verb (used with or without object)

to burst open; split.

Origin of rift

1250–1300; Middle English < Old Norse ript breaking of an agreement (compare Danish, Norwegian rift cleavage), derivative of rīfa to tear (cognate with rive)
Related formsrift·less, adjectiveun·rift·ed, adjective
Can be confusedriff rift

Synonyms for rift

Dictionary.com Unabridged Based on the Random House Unabridged Dictionary, © Random House, Inc. 2019

Examples from the Web for rift

Contemporary Examples of rift

Historical Examples of rift

  • To-day, however, there was a rift in these dark clouds of consequence.

    Jan and Her Job

    L. Allen Harker

  • And then, because he could not shout and because he could not loosen himself, there came a rift in his madness.

    Happy Ending

    Fredric Brown

  • Presently there was a rift in the clouds; and a red glow arose in the west.

  • The rift was gradually widening, and the forest on either side thinned.

    The Night Riders

    Ridgwell Cullum

  • They believed the range might yet show a rift at this end which their wagons could traverse.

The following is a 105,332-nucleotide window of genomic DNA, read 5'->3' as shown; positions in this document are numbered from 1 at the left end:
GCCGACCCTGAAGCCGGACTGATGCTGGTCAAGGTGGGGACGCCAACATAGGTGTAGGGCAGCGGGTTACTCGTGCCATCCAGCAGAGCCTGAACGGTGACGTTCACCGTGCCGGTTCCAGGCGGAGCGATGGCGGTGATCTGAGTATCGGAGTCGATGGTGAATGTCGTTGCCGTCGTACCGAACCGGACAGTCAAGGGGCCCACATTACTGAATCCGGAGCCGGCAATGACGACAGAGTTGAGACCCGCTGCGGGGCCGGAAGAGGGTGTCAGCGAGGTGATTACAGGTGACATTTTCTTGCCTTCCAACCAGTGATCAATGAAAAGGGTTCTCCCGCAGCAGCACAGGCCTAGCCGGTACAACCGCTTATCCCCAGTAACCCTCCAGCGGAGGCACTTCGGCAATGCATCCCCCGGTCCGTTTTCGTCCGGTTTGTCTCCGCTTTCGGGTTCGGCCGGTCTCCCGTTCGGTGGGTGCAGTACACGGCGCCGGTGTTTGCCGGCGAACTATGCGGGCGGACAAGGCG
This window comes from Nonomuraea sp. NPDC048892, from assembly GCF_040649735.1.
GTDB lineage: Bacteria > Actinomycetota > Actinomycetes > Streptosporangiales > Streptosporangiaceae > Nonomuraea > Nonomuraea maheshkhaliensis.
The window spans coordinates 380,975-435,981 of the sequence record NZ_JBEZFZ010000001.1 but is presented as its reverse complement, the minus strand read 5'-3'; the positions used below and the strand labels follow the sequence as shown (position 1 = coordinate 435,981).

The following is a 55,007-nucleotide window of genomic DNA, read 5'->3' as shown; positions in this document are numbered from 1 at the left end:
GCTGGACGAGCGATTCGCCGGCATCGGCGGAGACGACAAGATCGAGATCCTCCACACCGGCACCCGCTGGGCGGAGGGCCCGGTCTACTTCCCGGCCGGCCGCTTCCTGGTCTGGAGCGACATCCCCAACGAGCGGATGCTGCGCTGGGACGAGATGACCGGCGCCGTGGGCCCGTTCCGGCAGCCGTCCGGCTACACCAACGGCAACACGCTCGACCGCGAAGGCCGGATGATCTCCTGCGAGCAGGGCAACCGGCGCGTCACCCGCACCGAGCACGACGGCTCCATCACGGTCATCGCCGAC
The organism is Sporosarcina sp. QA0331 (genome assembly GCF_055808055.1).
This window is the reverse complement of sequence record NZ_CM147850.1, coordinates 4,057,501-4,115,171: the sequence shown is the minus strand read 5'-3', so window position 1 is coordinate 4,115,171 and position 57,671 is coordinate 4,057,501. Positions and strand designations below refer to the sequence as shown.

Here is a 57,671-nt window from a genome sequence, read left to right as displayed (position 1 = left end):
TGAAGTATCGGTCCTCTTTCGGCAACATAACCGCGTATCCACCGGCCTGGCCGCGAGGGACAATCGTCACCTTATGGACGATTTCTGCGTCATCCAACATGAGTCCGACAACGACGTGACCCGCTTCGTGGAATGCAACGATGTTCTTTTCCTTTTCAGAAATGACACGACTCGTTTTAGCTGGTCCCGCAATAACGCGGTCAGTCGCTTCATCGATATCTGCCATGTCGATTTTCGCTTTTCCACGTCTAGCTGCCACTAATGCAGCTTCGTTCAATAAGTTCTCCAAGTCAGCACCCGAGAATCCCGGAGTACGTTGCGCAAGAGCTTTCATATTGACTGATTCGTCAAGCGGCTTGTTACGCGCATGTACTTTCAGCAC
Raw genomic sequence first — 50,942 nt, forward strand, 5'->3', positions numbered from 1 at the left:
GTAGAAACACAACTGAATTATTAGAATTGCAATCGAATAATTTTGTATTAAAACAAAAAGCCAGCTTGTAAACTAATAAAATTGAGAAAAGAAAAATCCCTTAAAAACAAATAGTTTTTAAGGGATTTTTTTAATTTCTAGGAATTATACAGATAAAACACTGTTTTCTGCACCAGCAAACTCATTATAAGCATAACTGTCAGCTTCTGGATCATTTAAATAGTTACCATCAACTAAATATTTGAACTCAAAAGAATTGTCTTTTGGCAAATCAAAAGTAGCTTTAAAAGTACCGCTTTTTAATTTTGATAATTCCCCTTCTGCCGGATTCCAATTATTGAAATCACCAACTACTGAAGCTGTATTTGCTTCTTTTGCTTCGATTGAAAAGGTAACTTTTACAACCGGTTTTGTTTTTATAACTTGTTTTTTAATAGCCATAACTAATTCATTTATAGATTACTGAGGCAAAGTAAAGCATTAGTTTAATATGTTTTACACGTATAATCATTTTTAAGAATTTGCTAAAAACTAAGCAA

When the West Was Young

    Frederick R. Bechdolt

British Dictionary definitions for rift




a gap or space made by cleaving or splitting; fissure
geology a long narrow zone of faulting resulting from tensional stress in the earth's crust
a gap between two cloud masses; break or chinkhe saw the sun through a rift in the clouds
a break in friendly relations between people, nations, etc


to burst or cause to burst open; split

Word Origin for rift

C13: from Old Norse; related to Danish rift cleft, Icelandic ript breach of contract



noun US

a shallow or rocky part in a stream
the backwash from a wave that has just broken

Word Origin for rift

C14: from Old Norse rypta; related to Icelandic ropa to belch
Collins English Dictionary - Complete & Unabridged 2012 Digital Edition © William Collins Sons & Co. Ltd. 1979, 1986 © HarperCollins Publishers 1998, 2000, 2003, 2005, 2006, 2007, 2009, 2012

Word Origin and History for rift

early 14c., "a split, act of splitting," from a Scandinavian source (cf. Danish and Norwegian rift "a cleft," Old Icelandic ript (pronounced "rift") "breach;" related to Old Norse ripa "to break a contract" (see riven). Figurative use from 1620s. Geological sense from 1921. As a verb, c.1300.

Online Etymology Dictionary, © 2010 Douglas Harper

rift in Science



A continental rift.
A narrow break, crack, or other opening in a rock, usually made by cracking or splitting.
The American Heritage® Science Dictionary Copyright © 2011. Published by Houghton Mifflin Harcourt Publishing Company. All rights reserved.